This is the Life: There’s no excitement in Nelson-Creston election

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If we learned anything at last Wednesday’s candidates’ forum at Prince Charles Theatre it’s that voter enthusiasm for the May 14 provincial election isn’t exactly bubbling over, at least locally.

Late arrivals wouldn’t have been scrambling to find a seat — a good three-quarters remained empty throughout the evening. Those who did attend, for the most part, people I would describe as the usual suspects, were polite and respectful. The audience didn’t appear to be overtly partisan, either. Each of the three candidates got applause for responses and there wasn’t a sound of derision during the entire event.

The format for the event was a good one. Previous forums have often focused on control, but this one gave each candidate a few minutes to introduce themselves and then it was up to the public to come up with questions. Putting Toastmasters members in charge of timing is always a good idea, and to say that the evening ran smoothly would be an understatement. In the end, only one person who spent a few minutes in line to get a chance at a microphone failed in the attempt.

MLA Michelle Mungall, the NDP candidate who rolled to victory over opponents including long-time regional district director Josh Smienk four years ago, was easily the most articulate of the group. But incumbents always have an advantage — they know the issues and the system. They don’t get caught up in questions that don’t pertain to their particular level of government.

Challengers Greg Garbula, Liberal, and Sjeng Derkx, Green, acquitted themselves very well, and kudos to them, because for both this is their first shot at public office. One Facebook comment posted after the forum suggested we should just be able to send all three to Victoria to represent us.

The most surprising moment of the evening came not from the candidates. Lister hay-beef-chicken farmer Randy Meyer got a memorable reaction when he stood to speak about the added costs to farming from the provincial gas tax. Tractors and trucks have to be fueled up to use, he said. There aren’t electric options at this time. But why, he asked, don’t farmers get credit in the form of carbon offsets for growing crops that clean the air as they absorb carbon dioxide and release the oxygen?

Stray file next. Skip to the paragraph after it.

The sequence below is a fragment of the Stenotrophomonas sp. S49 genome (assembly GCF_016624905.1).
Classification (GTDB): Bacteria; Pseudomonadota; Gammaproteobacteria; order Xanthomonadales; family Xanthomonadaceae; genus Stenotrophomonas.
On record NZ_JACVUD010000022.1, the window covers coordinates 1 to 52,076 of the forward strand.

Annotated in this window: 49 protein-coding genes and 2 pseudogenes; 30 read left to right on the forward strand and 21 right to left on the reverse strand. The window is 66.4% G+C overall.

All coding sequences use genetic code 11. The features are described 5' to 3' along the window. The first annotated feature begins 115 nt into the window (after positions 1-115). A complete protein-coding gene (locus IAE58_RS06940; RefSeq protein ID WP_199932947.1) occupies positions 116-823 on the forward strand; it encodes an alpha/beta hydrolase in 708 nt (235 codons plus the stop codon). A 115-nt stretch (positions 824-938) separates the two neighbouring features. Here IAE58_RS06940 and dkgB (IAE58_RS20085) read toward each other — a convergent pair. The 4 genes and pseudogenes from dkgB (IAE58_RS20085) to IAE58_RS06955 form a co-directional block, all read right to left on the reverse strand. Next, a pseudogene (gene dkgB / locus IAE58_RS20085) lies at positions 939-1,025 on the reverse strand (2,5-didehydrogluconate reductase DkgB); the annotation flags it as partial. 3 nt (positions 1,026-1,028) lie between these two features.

Surprised by the question, I paid close attention to the response of the candidates, and it was priceless. Clearly they all were thinking like many in the audience — why haven’t we heard this suggestion before? In retrospect, it seems like an obvious idea that could well be the savior of our provincial agricultural sector, but no one I have talked to since has heard the concept being raised before.

I talked later to Regional District of Central Kootenay chair John Kettle and Creston Mayor Ron Toyota and they both thought the carbon credit idea is worthy of pursuit. Mungall, Garbula and Derkx all responded positively, promising to take the proposal back to their respective parties.

As for candidates’ responses to questions, Derkx wins the award for providing the most surprising answer. Mungall and Garbula had both given Kettle the answer he wanted by promising to fight further downloading of provincial responsibilities onto local governments and communities. It’s an issue that has plagued rural areas especially for more than a decade. Municipalities and regional districts rely on property taxation to fund programs and it’s a tremendous challenge to meet expectations of local taxpayers.

Derkx, though, told Kettle that a Green Party government would not only continue the trend, but increase it in virtually all areas, health and education included. The Green downloading, though, would have one major difference, he said. It would include funding so that communities would have much more say in how and what services are offered.

The forum made up for in substance what it lacked in public attendance, and I think Creston Valley citizens and Nelson-Creston candidates both acquitted themselves admirably. Now if we could just upload that result to the provincial level.

Lorne Eckersley is the publisher of the Creston Valley Advance.